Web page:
The term nephrotoxicity simply means "toxic to the kidneys,"therefore nephrotoxicty in dogs depicts the toxic effect that some substances and medications have on the dog's kidneys. While the purpose of most medications is to heal the body, sometimes adverse reactions may occur. A dog's kidneys can be particularly vulnerable to toxicity because of their primary role in filtering and excreting drugs and therefore it's important to report to the vet as soon as possible any signs of trouble. Some drugs are more likely to be toxic to the dog's kidneys than others.
Toxic Effects on Kidneys
It's not unusual for some drugs to have toxic effects on a dog's organs. Drugs that are toxic to the dog's liver are known as "hepatoxic," drugs that are toxic to the dog's ears are known as "ototoxic," and as seen, drugs that are toxic to the dog's kidneys are known as "nephrotoxic."
It's not surprising that a dog's kidneys can be negatively impacted by the use of certain drugs. When drugs reach the bloodstream, with each heart beat, the heart sends trace amounts of the drug to the kidneys, which can reach appreciable amounts over a period of time. Just think that an estimated 20 to 25 percent of the total heart output perfuses the drug to the kidneys each minute, explains veterinarian Dr. Lloyd E. Davis in the Textbook of Veterinary Internal Medicine.
Information, about whether a drug is toxic to a dog's kidneys or not, is generally displayed on the accompanying drug information sheet. Several bottles of potentially nephrotoxic drugs also recently have placed a warning on their labels to incite dog owners to inform their vet should their dog develop any signs of digestive upset which can be a potential warning sign of kidney toxicity.
Some dogs are more predisposed to kidney toxicity than others. Dogs who have decreased blood flow to the kidneys such as dogs who are dehydrated, under shock or dogs who have underlying pre-existing kidney problems may be predisposed.
Veterinarians take preventive steps to combat potential adverse reactions by performing a thorough physical examination before prescribing any potentially nephrotoxic drugs along with blood work prior to, and periodically during use of such drugs.
Signs of Trouble
There are several different problems that can occur to the dog's kidneys when they are affected by nephrotoxic drugs.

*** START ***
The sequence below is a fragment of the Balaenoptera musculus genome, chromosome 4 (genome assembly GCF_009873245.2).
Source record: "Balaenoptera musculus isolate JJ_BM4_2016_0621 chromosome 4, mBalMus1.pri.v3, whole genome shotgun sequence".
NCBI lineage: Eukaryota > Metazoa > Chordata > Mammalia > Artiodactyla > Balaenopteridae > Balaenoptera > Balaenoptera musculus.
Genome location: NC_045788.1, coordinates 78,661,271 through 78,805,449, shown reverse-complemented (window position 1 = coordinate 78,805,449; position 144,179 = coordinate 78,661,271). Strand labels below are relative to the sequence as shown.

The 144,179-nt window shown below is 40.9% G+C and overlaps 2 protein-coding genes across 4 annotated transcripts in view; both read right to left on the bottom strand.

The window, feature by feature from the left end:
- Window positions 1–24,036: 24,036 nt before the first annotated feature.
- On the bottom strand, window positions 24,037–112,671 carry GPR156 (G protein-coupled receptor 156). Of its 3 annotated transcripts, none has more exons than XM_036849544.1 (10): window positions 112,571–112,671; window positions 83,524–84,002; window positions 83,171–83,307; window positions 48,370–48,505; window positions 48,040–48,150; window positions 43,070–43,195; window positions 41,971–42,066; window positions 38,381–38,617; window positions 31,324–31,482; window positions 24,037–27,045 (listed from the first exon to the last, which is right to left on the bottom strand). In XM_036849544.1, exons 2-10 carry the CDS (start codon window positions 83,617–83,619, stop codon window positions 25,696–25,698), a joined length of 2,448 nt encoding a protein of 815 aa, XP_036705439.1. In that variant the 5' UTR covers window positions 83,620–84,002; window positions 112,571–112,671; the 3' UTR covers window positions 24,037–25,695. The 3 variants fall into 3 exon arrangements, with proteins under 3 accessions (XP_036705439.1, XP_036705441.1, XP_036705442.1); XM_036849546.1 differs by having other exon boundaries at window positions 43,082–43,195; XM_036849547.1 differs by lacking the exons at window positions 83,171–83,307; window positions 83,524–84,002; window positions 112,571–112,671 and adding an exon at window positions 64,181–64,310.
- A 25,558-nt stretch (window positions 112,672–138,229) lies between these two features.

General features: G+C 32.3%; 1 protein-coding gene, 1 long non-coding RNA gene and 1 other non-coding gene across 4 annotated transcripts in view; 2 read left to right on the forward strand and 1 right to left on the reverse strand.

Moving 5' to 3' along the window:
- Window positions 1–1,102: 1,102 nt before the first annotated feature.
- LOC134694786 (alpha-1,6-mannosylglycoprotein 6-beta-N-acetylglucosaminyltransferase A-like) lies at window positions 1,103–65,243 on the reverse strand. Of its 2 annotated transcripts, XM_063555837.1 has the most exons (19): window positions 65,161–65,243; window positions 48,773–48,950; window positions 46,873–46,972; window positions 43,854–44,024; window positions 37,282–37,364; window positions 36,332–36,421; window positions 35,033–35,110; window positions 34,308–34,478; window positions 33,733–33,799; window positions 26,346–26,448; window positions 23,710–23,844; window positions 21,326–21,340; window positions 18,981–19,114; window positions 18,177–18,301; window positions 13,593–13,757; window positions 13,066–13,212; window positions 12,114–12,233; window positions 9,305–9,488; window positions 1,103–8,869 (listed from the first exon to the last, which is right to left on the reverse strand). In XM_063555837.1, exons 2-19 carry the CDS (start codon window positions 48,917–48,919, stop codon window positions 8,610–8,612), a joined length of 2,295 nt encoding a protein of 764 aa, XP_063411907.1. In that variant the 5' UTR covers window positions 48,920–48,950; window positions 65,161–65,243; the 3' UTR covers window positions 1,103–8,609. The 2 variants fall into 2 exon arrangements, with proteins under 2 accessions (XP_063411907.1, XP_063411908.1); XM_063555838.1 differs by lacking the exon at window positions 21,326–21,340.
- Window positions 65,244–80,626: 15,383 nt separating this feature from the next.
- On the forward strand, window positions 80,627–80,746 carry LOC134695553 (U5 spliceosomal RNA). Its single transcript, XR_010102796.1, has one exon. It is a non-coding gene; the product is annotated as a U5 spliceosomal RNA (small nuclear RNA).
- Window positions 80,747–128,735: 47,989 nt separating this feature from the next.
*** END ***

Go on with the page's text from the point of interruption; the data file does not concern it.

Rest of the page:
Problems include kidney failure, interstitial nephritis, lower nephron neprohsis, and nephrotic syndrome. Recognizing early warning sign of kidney problems is important, however, in many cases, signs occur when already a significant amount of damage was done.
Warning symptoms of potential damage to the dog's kidneys include loss of appetite, vomiting, diarrhea, presence of ulcers in dog's mouth, bad breath, lethargy and increased drinking and increased urination.
These symptoms can be indicative of the kidneys not working as they should and should therefore be reported to the vet as soon as possible. When the kidneys are not working properly, they fail to excrete toxins from the body and when these toxins accumulate in the bloodstream, they can make the dog quite ill.
List of Nephrotoxic Drugs in Dogs
While these drugs are meant to heal or make dogs feel better, at times, things may not go as planned. It can be that toxic effects occur as a result of an exaggeration of the drug's pharmacological effects or there may be other predisposing factors at play (dogs with underlying renal problems, older dogs, dogs with decreased cardiac output, dogs taking other nephrotoxic drugs, dogs with low blood pressure, dog undergoing anesthesia).
This list of drugs is therefore not to label this drugs as "bad," but just to raise awareness of any potential early warning signs of potential complications.
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Generally, vets suggest use of these drugs as their benefits outweigh the risks. In dogs with normal renal function, risks for the occurrence of these adverse nephrotoxic effects are generally minimal. So what drugs are considered to be nephrotoxic to dogs? There are several.